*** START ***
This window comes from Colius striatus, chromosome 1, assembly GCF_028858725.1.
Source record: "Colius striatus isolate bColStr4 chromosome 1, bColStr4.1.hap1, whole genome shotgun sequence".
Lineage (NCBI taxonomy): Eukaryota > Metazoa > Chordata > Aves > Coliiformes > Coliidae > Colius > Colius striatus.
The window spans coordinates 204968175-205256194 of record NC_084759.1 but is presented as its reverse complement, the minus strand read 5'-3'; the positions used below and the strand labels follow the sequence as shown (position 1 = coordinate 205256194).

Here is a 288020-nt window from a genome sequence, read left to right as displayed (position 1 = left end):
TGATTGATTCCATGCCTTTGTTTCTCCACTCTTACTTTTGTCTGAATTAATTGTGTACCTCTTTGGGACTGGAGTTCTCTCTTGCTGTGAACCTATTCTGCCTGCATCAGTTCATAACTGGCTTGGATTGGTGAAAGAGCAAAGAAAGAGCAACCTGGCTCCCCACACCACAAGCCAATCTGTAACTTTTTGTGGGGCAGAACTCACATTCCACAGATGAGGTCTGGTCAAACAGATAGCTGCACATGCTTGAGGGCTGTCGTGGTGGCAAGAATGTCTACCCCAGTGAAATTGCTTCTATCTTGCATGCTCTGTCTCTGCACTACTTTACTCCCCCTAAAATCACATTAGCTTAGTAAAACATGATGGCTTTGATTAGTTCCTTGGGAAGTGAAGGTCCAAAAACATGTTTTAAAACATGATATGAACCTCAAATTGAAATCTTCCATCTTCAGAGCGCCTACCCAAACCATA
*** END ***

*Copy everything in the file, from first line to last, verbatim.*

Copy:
This window comes from Colius striatus, chromosome 1, assembly GCF_028858725.1.
Source record: "Colius striatus isolate bColStr4 chromosome 1, bColStr4.1.hap1, whole genome shotgun sequence".
Lineage (NCBI taxonomy): Eukaryota > Metazoa > Chordata > Aves > Coliiformes > Coliidae > Colius > Colius striatus.
The window spans coordinates 204968175-205256194 of record NC_084759.1 but is presented as its reverse complement, the minus strand read 5'-3'; the positions used below and the strand labels follow the sequence as shown (position 1 = coordinate 205256194).

Here is a 288020-nt window from a genome sequence, read left to right as displayed (position 1 = left end):
TGATTGATTCCATGCCTTTGTTTCTCCACTCTTACTTTTGTCTGAATTAATTGTGTACCTCTTTGGGACTGGAGTTCTCTCTTGCTGTGAACCTATTCTGCCTGCATCAGTTCATAACTGGCTTGGATTGGTGAAAGAGCAAAGAAAGAGCAACCTGGCTCCCCACACCACAAGCCAATCTGTAACTTTTTGTGGGGCAGAACTCACATTCCACAGATGAGGTCTGGTCAAACAGATAGCTGCACATGCTTGAGGGCTGTCGTGGTGGCAAGAATGTCTACCCCAGTGAAATTGCTTCTATCTTGCATGCTCTGTCTCTGCACTACTTTACTCCCCCTAAAATCACATTAGCTTAGTAAAACATGATGGCTTTGATTAGTTCCTTGGGAAGTGAAGGTCCAAAAACATGTTTTAAAACATGATATGAACCTCAAATTGAAATCTTCCATCTTCAGAGCGCCTACCCAAACCATA